Listed as an appendix in its submission, this tackles the suitability of using ICCT conversion factors. What follows is a version edited by Autofile Online:
The review concentrates on a significant part of the bill’s main structure that relies on the ICCT conversion factor to identify tailpipe emissions in grams per kilometre as identified by the WLTP-3 regime if originally tested using a different method.
As of 2018, most markets have required new vehicles to be tested using WLTP, Corporate Average Fuel Economy standards set by the National Highway Traffic Safety Administration in the US, or similar procedures designed to more accurately define real-world driving emissions.
Previous regimes were inaccurate. Manufacturers could manipulate the testing sequence and how vehicles performed to give inaccurate results.
Within the Land Transport (Clean Vehicles) Amendment Bill being introduced in April 2022, the MoT decided to modernise New Zealand’s method by mandating that emission values should be identified as WLTP-3.
The problem with this is that of target countries for supply, only Japan has mandated this but just for new Japanese domestic market (JDM) cars registered since 2018.
General information indicates Japan will use the WLTP to determine all emissions if testing is completed in Japanese laboratories due to the cost of running parallel tests for similar models, and then use ICCT conversion factors to give required results to markets vehicles are delivered to.
By the ICCT’s own admission – and stated in a report commissioned by the MoT as well as the data-source document for that report – this is “poor science” and returns significant risk of error when converting other test cycles to WLTP-3.
The report commissioned by the MoT concludes the only reliable conversion is from WLTP-4 to WLTP-3. All others have significant risk of error.
It’s hardly surprising this conclusion is reached when there are so many variable factors of vehicle specification, drive cycles and even test-fuel specification.
Epps told Autofile Online: “From the ICCT report, when converting NEDC to WLTP-3, the ‘standard error’ is around 13gCO2/km. Some 68 per cent of conversions will sit in this standard range. That is, they could be +/-13g of CO2.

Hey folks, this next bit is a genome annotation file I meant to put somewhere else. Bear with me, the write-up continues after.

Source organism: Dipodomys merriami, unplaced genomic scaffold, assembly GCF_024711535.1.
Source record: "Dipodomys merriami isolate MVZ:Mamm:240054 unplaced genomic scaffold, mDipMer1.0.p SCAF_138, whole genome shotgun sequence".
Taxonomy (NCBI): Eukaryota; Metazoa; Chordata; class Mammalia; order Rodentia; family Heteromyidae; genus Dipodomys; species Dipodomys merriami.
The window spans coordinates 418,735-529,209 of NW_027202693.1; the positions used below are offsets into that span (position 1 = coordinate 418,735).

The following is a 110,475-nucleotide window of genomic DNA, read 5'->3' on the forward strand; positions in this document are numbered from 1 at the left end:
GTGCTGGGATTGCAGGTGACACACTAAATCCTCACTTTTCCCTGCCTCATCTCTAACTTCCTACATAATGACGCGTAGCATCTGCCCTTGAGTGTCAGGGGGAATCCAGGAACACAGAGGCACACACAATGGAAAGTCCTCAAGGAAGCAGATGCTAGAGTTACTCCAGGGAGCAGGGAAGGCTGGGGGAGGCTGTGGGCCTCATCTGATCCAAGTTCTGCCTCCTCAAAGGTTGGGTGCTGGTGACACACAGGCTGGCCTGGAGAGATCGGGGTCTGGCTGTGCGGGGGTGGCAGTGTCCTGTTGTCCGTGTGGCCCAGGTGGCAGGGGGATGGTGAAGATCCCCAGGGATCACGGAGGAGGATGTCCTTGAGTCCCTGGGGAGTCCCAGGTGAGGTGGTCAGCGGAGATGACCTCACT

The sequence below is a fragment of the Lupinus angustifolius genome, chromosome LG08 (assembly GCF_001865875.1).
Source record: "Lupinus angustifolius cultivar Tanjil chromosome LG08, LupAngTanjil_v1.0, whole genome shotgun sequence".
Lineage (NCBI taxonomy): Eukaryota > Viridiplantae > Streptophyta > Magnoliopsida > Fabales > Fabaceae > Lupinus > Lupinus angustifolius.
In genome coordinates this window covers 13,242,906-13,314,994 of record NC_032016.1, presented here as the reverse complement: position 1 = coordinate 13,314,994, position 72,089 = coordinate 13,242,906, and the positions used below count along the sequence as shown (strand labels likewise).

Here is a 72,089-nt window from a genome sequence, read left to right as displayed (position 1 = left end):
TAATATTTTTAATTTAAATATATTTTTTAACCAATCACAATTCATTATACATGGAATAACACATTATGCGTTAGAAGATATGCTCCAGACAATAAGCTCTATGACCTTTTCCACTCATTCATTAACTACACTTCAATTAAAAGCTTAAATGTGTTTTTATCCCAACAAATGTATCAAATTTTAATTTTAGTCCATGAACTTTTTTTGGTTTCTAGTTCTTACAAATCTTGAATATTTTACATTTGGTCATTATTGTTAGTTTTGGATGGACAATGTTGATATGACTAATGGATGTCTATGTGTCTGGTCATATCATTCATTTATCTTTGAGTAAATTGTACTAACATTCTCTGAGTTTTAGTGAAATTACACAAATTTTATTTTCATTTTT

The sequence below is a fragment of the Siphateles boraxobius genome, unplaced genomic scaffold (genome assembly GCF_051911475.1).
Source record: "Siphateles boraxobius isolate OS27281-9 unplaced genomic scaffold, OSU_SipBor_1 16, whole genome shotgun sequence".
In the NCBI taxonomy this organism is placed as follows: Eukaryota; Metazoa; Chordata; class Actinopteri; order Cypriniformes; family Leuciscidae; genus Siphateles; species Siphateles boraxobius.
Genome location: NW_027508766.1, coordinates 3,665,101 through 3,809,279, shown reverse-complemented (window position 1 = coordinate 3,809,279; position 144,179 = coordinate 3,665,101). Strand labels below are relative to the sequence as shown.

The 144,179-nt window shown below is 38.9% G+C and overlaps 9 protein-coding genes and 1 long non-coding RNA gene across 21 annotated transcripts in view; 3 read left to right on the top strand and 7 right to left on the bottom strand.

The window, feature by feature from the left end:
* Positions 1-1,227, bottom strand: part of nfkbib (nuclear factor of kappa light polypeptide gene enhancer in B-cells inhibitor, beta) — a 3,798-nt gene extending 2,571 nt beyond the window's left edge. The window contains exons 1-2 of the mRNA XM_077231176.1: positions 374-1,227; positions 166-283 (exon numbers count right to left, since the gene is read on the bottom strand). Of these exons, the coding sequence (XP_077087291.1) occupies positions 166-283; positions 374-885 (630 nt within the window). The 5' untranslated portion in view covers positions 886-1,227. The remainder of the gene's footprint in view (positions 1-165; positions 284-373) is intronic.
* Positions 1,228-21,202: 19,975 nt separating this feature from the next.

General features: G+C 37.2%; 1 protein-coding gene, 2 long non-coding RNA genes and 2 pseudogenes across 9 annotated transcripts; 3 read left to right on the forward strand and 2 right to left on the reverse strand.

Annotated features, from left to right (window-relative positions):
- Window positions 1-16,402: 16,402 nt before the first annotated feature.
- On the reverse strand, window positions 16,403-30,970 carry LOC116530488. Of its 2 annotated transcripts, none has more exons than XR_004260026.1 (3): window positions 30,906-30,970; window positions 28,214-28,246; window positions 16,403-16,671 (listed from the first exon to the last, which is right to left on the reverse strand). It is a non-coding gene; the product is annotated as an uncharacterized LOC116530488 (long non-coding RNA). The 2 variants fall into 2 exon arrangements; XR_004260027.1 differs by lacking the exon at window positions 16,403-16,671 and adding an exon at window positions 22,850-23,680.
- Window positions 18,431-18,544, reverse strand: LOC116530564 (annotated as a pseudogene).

“However, 27 per cent will have estimation errors of no more than two times the standard error, so one-quarter of vehicles converted from NEDC to WLTP-3 could be up to 26g/CO2km out of whack.
“Five per cent will be more than two times. Even if it’s a fraction of imports – say five per cent of 200,000 imports, then it could be five per cent of 10,000 cars that have significant errors. That’s 500 cars.
“The government knew the error potential and risk, and was advised to set up mechanisms to handle disputes. But it has been racing since April 1 to address the anomalies that have shown up.”
One point worth making, which is covered in the MTA’s submission, is WLTP tests mandate using E10 – 95-98 octane with 10 per cent ethanol – for petrol vehicles, so any coming to New Zealand running on 91 octane with significantly less energy and a different fuel recipe will not achieve anything close to their indicative WLTP results.
There are significant differences between test-cycle specifics, so it’s easy to understand the challenge of producing comparisons.
The ICCT report basically states, “we have done our best with what is available, but don’t expect it to be correct”.
Most new cars arriving in New Zealand are supplied through an Australasian parental franchise agreement, whereby Kiwi franchisors source vehicles out of those made to meet Australian standards.
This includes Japanese and European brands. It should be accepted they are built to meet higher-volume Australian standards and are rarely modified to differing standards in New Zealand.
Currently, CO2 emissions of new vehicles for Australia are declared using the NEDC. New vehicles from China may be measured using different methods.
This means all new cars arriving in New Zealand will likely need to have a fuel-consumption measurement converted from their NEDC results to WLTP-3.
The explanation of this in the ICCT report is confusing. It identifies around 98 per cent of new vehicles arriving in New Zealand as being supplied with NEDC emissions data. It then adds more of our imports from 2021 will be certified under WLTP-3 than any other cycle.
It’s suggested Japanese cars produced for Australasia will be tested using WLTP-3 and European cars using WLTP-4, which will then be converted to show NEDC readings. By the ICCT’s own admission, this has an error prediction.